The students select a work from Giorgio Vasari’s source book Lives of the Artist as well as Italian women artists from the 14th, 15th, 16th, and 17th centuries. The chosen painting is subdivided using a grid system. Each student is assigned a portion of the grid of the painting. Working hand and hand, students must unify as a team to create a continuity of form, color, etc. Working as a group gives them an idea of how Michelangelo created the Sistine Chapel Ceiling. They are learning the techniques of Raphael, Caravaggio, and Leonardo de Vinci. All of the paintings are required to have the various sketches as well as value drawings for each painting using under drawing, impasto, chiaroscuro, and glazing techniques of Titan and more. All of this is to develop compositions closely linked with Italian artist of the 14th-17th century. 

Master Study of Raphael's School of Athens

Artists: Courtney Cooley, Marissa Elsberry, Camille Gatapia, Darya Geary, Makilyn Koep, and Kirsten Morford.

The students select a work from Giorgio Vasari’s source book Lives of the Artist as well as Italian women artists from the 14th, 15th, 16th, and 17th centuries. The chosen painting is subdivided using a grid system. Each student is assigned a portion of the grid of the painting. Working hand and hand, students must unify as a team to create a continuity of form, color, etc. Working as a group gives them an idea of how Michelangelo created the Sistine Chapel Ceiling. They are learning the techniques of Raphael, Caravaggio, and Leonardo de Vinci. All of the paintings are required to have the various sketches as well as value drawings for each painting using under drawing, impasto, chiaroscuro, and glazing techniques of Titan and more. All of this is to develop compositions closely linked with Italian artist of the 14th-17th century.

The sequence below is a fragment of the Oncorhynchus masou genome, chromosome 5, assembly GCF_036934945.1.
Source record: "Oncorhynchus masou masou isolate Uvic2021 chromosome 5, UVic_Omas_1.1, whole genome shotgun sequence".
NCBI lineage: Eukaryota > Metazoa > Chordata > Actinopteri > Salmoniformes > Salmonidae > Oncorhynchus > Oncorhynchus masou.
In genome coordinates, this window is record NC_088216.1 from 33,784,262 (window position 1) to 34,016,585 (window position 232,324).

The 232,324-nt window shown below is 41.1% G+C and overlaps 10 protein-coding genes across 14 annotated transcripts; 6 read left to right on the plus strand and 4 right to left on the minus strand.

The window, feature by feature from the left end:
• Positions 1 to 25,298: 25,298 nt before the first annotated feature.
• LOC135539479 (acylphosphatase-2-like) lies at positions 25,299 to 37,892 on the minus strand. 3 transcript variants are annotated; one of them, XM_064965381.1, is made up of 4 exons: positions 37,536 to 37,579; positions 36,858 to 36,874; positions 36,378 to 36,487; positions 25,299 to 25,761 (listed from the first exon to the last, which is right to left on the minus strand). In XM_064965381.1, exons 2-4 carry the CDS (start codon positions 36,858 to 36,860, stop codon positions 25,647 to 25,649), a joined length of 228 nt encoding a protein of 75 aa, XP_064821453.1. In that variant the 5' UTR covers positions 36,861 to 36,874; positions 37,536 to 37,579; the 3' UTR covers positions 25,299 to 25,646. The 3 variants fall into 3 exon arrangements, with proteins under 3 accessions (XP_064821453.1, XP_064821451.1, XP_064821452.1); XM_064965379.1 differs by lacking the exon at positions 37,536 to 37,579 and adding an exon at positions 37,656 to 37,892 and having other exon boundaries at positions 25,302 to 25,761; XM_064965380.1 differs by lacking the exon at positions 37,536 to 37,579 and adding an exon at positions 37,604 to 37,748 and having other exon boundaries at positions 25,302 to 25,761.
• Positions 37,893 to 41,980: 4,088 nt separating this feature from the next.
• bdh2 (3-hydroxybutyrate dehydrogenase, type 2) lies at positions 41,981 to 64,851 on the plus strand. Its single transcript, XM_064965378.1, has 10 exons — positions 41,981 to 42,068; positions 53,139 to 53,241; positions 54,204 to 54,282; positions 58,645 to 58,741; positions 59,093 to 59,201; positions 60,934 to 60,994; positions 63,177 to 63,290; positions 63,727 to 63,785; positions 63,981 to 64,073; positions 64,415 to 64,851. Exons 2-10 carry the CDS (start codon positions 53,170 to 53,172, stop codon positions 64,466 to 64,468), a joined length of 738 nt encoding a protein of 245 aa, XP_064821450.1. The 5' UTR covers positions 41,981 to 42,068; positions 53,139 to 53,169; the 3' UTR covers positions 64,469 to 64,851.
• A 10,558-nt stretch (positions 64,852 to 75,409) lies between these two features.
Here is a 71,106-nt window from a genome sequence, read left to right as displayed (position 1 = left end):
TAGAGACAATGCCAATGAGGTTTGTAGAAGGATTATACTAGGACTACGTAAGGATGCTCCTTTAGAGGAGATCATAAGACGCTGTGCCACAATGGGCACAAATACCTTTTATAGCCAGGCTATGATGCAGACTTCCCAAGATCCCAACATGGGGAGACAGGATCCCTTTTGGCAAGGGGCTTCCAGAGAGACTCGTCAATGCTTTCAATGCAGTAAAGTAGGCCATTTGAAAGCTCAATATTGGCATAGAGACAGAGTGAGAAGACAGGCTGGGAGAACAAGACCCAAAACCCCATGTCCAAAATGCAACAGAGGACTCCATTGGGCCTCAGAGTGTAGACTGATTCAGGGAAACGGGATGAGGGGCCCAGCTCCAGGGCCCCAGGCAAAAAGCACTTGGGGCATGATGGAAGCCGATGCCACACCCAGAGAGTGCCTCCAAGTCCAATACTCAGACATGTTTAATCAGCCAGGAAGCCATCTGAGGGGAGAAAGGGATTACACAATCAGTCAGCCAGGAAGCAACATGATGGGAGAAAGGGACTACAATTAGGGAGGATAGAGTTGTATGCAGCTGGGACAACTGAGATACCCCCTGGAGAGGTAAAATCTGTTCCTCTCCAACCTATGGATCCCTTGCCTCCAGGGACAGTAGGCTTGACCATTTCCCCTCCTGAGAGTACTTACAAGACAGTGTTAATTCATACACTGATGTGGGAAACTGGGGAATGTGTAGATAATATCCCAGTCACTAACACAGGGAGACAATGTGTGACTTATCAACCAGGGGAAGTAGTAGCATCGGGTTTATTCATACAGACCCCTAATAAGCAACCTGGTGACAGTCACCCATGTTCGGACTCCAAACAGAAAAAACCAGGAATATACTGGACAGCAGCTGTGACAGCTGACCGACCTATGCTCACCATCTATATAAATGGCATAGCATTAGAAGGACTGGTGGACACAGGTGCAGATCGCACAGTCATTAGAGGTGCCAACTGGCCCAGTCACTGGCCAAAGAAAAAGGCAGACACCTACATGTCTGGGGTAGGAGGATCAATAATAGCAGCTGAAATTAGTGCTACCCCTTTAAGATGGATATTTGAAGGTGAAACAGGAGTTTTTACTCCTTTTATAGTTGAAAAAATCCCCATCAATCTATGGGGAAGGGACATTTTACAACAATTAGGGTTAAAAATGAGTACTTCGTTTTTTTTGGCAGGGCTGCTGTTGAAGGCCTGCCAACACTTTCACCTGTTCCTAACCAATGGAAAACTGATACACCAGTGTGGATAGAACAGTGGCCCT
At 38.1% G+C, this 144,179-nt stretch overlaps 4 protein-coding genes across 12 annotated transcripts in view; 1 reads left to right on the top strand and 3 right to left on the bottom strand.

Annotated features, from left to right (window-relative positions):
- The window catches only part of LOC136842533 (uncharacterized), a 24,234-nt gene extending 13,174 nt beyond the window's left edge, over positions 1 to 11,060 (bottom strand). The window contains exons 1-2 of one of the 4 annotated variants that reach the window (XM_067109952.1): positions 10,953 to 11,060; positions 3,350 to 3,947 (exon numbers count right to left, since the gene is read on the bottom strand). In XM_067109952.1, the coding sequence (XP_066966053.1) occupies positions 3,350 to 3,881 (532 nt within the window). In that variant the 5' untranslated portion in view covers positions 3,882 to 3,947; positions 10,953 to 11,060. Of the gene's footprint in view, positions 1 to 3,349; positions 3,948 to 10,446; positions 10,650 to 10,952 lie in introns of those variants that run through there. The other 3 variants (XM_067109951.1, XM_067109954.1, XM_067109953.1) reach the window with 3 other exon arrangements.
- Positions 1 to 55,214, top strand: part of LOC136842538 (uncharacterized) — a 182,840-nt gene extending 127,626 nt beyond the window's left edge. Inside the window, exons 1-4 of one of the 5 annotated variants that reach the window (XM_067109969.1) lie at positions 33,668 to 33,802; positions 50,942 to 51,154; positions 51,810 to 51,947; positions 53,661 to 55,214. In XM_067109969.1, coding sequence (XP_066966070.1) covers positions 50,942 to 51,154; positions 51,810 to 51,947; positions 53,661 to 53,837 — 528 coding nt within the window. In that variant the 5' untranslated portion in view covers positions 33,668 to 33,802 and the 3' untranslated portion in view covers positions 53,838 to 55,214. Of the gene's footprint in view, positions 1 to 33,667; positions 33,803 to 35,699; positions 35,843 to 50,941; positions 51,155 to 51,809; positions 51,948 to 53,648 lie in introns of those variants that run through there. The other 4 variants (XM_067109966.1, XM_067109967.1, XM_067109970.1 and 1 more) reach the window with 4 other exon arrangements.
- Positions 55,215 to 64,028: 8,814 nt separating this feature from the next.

Graphic Design

Taught by: Max Trombacco & Cheri Ure

About the studios

Corporate Identity Project

This course revisits and applies previously introduced theoretical concepts and methods of identity creation about communicating a message to an audience, branding, identity design and the development of consumer experiences through research and visual communication using various methods that include site visits. Applications will be designed in order to propose an appropriate new business situated in a neighborhood in Rome. Including both teamwork as well as individualized decision-making and design, all aspects build upon and use the immersion in Rome as a culture alternative to the United States. These methods will lead to digital and actual outcomes/applications that will be presented in a professional manner and able to be replicated in future identity projects for real clients.

 

Advanced Typography

As the art and science of the use of type, Typography as a discipline in this course builds upon the basics of type as previously utilized thus far in the graphic design course work experience. All projects and the type journal take advantage of the semester abroad in Rome. Type will be explored as a tool of communication and expression, not only selecting typefaces, but utilizing alternate grids, juxtaposing type and image, and developing typeface extensions as experimental design. Through research, site visits, documentation and iteration of form and content digital and actual solutions will be designed to express the use of typography in a manner to complement the written language and transform it into visual communication.